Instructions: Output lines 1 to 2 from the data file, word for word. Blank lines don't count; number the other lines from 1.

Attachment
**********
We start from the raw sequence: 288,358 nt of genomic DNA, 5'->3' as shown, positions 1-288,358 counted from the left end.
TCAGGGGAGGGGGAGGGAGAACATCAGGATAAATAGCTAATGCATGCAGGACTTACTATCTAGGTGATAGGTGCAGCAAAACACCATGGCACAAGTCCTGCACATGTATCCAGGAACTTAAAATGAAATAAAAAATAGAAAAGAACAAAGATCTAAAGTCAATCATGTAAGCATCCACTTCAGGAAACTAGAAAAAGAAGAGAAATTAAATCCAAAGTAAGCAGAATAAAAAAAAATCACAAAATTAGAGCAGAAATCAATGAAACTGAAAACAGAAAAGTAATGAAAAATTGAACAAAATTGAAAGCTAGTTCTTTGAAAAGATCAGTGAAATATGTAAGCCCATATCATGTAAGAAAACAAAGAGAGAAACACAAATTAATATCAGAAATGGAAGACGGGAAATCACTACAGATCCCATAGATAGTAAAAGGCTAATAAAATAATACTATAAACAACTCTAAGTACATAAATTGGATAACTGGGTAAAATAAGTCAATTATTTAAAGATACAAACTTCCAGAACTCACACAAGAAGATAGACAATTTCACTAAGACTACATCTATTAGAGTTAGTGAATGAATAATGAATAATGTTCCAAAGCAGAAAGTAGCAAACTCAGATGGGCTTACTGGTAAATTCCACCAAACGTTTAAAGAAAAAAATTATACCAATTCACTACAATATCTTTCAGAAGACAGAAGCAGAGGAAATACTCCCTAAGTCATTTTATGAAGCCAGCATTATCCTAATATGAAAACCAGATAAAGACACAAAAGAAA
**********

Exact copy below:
We start from the raw sequence: 288,358 nt of genomic DNA, 5'->3' as shown, positions 1-288,358 counted from the left end.
TCAGGGGAGGGGGAGGGAGAACATCAGGATAAATAGCTAATGCATGCAGGACTTACTATCTAGGTGATAGGTGCAGCAAAACACCATGGCACAAGTCCTGCACATGTATCCAGGAACTTAAAATGAAATAAAAAATAGAAAAGAACAAAGATCTAAAGTCAATCATGTAAGCATCCACTTCAGGAAACTAGAAAAAGAAGAGAAATTAAATCCAAAGTAAGCAGAATAAAAAAAAATCACAAAATTAGAGCAGAAATCAATGAAACTGAAAACAGAAAAGTAATGAAAAATTGAACAAAATTGAAAGCTAGTTCTTTGAAAAGATCAGTGAAATATGTAAGCCCATATCATGTAAGAAAACAAAGAGAGAAACACAAATTAATATCAGAAATGGAAGACGGGAAATCACTACAGATCCCATAGATAGTAAAAGGCTAATAAAATAATACTATAAACAACTCTAAGTACATAAATTGGATAACTGGGTAAAATAAGTCAATTATTTAAAGATACAAACTTCCAGAACTCACACAAGAAGATAGACAATTTCACTAAGACTACATCTATTAGAGTTAGTGAATGAATAATGAATAATGTTCCAAAGCAGAAAGTAGCAAACTCAGATGGGCTTACTGGTAAATTCCACCAAACGTTTAAAGAAAAAAATTATACCAATTCACTACAATATCTTTCAGAAGACAGAAGCAGAGGAAATACTCCCTAAGTCATTTTATGAAGCCAGCATTATCCTAATATGAAAACCAGATAAAGACACAAAAGAAA